South Carolina is becoming the latest state to require high school students to take a standalone personal financial literacy class to graduate, joining a roster of five other states (Iowa, Nebraska, Ohio, and Florida) that are doing the same. Currently, only seven states require high school students to take a standalone personal financial literacy class to graduate: Utah, Missouri, Mississippi, Alabama, Tennessee, North Carolina, and Virginia. Fortunately, other state legislatures are poised to vote on requiring their own personal financial literacy classes for high school graduation, including Michigan and Minnesota.
Support for Financial Education is Growing Fast
States have been implementing personal financial literacy requirements at the high school level to help ensure graduates have real-world knowledge and skills. In a nation that seems increasingly politically polarized, having teens learn about personal finance is a rare topic that receives bipartisan support. Virtually all states have laws or actively-moving bills requiring that high school graduates be financially literate. Still, only about 15, including South Carolina, have met the “gold standard” of requiring high schoolers to pass a standalone course on personal financial literacy.
By joining the ranks of states requiring high school graduates to pass a standalone personal financial literacy class, South Carolina is helping combat a lack of financial literacy among adults in the United States. And even those technically considered financially literate could use some refreshers: a majority of Americans live paycheck-to-paycheck and do not keep a budget! Giving teenagers knowledge and tools to take control of their finances can help these incoming adults reduce stress, poor financial decisions, wasteful spending, and even bankruptcy.
The good news is that states are on the move regarding educating teenagers about money, spending, budgeting, and borrowing. In 1998, less than half of states included personal finance education in their public education standards! Fortunately, by 2020, all but five states have done so! While drastic improvements have been made, all fifty states should implement the “gold standard” of having a required personal financial literacy course in high schools. Some states, such as Texas, require high schools to offer a personal financial literacy course, but students do not have to take it.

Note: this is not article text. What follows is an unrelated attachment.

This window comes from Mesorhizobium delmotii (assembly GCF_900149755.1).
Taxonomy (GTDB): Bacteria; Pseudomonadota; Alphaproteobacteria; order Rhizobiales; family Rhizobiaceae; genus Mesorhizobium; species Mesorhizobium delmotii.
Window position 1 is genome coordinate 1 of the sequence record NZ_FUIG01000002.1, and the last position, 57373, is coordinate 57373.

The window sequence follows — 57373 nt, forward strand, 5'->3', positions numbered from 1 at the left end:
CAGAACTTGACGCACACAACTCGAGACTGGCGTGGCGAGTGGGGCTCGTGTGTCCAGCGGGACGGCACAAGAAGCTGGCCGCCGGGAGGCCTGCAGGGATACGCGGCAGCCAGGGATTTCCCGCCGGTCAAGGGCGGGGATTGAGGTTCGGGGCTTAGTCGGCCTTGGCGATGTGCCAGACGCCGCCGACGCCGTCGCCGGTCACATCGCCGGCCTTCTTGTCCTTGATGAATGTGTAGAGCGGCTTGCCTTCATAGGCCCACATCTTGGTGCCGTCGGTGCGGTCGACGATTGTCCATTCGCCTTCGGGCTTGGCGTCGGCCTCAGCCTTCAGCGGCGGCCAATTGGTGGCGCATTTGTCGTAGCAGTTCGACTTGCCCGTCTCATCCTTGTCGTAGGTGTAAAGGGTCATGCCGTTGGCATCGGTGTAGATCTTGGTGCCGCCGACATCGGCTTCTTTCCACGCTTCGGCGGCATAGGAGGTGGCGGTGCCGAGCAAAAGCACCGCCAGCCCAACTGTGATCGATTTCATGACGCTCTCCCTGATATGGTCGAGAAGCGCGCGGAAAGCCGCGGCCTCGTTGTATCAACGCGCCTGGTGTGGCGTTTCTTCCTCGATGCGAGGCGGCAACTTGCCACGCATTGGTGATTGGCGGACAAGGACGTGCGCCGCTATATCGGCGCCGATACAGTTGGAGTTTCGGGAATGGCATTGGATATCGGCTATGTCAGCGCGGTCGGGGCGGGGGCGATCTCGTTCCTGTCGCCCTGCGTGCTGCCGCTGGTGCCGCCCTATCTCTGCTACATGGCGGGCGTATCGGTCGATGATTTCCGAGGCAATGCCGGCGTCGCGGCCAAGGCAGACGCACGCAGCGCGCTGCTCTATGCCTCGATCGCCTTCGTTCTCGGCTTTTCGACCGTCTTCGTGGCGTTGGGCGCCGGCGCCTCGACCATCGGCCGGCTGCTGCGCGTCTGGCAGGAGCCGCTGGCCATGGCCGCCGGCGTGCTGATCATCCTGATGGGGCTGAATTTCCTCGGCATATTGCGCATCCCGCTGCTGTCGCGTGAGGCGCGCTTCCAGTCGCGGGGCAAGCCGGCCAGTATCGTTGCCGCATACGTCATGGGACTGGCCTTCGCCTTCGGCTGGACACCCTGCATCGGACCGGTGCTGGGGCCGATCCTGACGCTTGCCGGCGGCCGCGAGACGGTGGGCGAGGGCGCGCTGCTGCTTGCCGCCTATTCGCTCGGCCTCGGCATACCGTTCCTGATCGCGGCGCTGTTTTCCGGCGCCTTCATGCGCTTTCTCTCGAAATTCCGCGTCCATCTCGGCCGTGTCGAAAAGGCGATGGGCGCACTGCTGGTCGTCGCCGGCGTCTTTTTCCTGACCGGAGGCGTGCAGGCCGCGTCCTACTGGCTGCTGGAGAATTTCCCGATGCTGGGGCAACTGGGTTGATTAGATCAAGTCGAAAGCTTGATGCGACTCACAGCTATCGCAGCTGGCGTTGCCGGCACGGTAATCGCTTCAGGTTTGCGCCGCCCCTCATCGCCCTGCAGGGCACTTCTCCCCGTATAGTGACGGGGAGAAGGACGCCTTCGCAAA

Personal Financial Literacy Should Join the Curricula
Of states that do require students to pass a standalone personal financial literacy class, the class is a very reasonable one-semester course. Given the real-world benefits of financial literacy, all states should be able to find room in their respective high school curricula for a one-semester course! Unfortunately, a few states seem to have waffled at the last second and allowed “personal financial literacy” to include programs or units within other existing courses, such as Economics or Accounting. While most states require high schoolers to pass a one-semester Economics course, only a small portion of the course deals with personal financial literacy.
Hopefully, states will add Personal Financial Literacy in addition to Economics, rather than as a substitute. Texas, for example, will allow a Personal Financial Literacy and Economics class to be taken instead of a traditional Economics class beginning this fall. This is a positive step that will lead to more students taking a personal financial literacy class, but students would benefit more by taking both courses separately. Given all there is to learn about both Economics and Personal Financial Literacy, they should not be combined into a single one-semester course. A solution would be to link the courses together into a year-long course required for seniors in high school, perhaps with students learning Economics in the fall and Personal Financial Literacy in the spring.